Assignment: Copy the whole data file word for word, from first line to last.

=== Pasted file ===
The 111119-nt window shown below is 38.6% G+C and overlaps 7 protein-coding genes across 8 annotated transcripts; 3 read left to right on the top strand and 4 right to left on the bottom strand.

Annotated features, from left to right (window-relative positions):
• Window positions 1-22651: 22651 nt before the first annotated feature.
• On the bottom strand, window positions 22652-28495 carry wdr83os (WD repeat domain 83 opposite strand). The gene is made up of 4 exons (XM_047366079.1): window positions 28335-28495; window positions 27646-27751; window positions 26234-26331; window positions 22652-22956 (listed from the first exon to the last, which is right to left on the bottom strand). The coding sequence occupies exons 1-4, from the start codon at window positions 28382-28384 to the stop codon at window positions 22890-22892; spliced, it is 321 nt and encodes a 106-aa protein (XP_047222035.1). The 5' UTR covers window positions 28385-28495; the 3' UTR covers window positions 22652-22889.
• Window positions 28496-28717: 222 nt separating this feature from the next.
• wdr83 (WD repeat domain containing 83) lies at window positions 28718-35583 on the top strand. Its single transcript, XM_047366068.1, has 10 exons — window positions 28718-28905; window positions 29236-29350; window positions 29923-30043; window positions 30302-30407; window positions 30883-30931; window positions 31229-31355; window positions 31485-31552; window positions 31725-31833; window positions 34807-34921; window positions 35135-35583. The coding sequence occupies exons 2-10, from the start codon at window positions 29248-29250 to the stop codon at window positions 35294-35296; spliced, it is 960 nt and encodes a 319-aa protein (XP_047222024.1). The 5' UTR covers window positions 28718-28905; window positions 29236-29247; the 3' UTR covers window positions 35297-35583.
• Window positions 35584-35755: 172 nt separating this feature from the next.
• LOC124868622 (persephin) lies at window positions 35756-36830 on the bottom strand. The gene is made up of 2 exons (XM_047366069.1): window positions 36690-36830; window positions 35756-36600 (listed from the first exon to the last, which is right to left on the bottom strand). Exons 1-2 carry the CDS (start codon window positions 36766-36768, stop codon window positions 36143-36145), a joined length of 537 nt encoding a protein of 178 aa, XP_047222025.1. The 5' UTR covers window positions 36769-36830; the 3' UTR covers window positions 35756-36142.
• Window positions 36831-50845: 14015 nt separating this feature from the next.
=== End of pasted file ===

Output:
The 111119-nt window shown below is 38.6% G+C and overlaps 7 protein-coding genes across 8 annotated transcripts; 3 read left to right on the top strand and 4 right to left on the bottom strand.

Annotated features, from left to right (window-relative positions):
• Window positions 1-22651: 22651 nt before the first annotated feature.
• On the bottom strand, window positions 22652-28495 carry wdr83os (WD repeat domain 83 opposite strand). The gene is made up of 4 exons (XM_047366079.1): window positions 28335-28495; window positions 27646-27751; window positions 26234-26331; window positions 22652-22956 (listed from the first exon to the last, which is right to left on the bottom strand). The coding sequence occupies exons 1-4, from the start codon at window positions 28382-28384 to the stop codon at window positions 22890-22892; spliced, it is 321 nt and encodes a 106-aa protein (XP_047222035.1). The 5' UTR covers window positions 28385-28495; the 3' UTR covers window positions 22652-22889.
• Window positions 28496-28717: 222 nt separating this feature from the next.
• wdr83 (WD repeat domain containing 83) lies at window positions 28718-35583 on the top strand. Its single transcript, XM_047366068.1, has 10 exons — window positions 28718-28905; window positions 29236-29350; window positions 29923-30043; window positions 30302-30407; window positions 30883-30931; window positions 31229-31355; window positions 31485-31552; window positions 31725-31833; window positions 34807-34921; window positions 35135-35583. The coding sequence occupies exons 2-10, from the start codon at window positions 29248-29250 to the stop codon at window positions 35294-35296; spliced, it is 960 nt and encodes a 319-aa protein (XP_047222024.1). The 5' UTR covers window positions 28718-28905; window positions 29236-29247; the 3' UTR covers window positions 35297-35583.
• Window positions 35584-35755: 172 nt separating this feature from the next.
• LOC124868622 (persephin) lies at window positions 35756-36830 on the bottom strand. The gene is made up of 2 exons (XM_047366069.1): window positions 36690-36830; window positions 35756-36600 (listed from the first exon to the last, which is right to left on the bottom strand). Exons 1-2 carry the CDS (start codon window positions 36766-36768, stop codon window positions 36143-36145), a joined length of 537 nt encoding a protein of 178 aa, XP_047222025.1. The 5' UTR covers window positions 36769-36830; the 3' UTR covers window positions 35756-36142.
• Window positions 36831-50845: 14015 nt separating this feature from the next.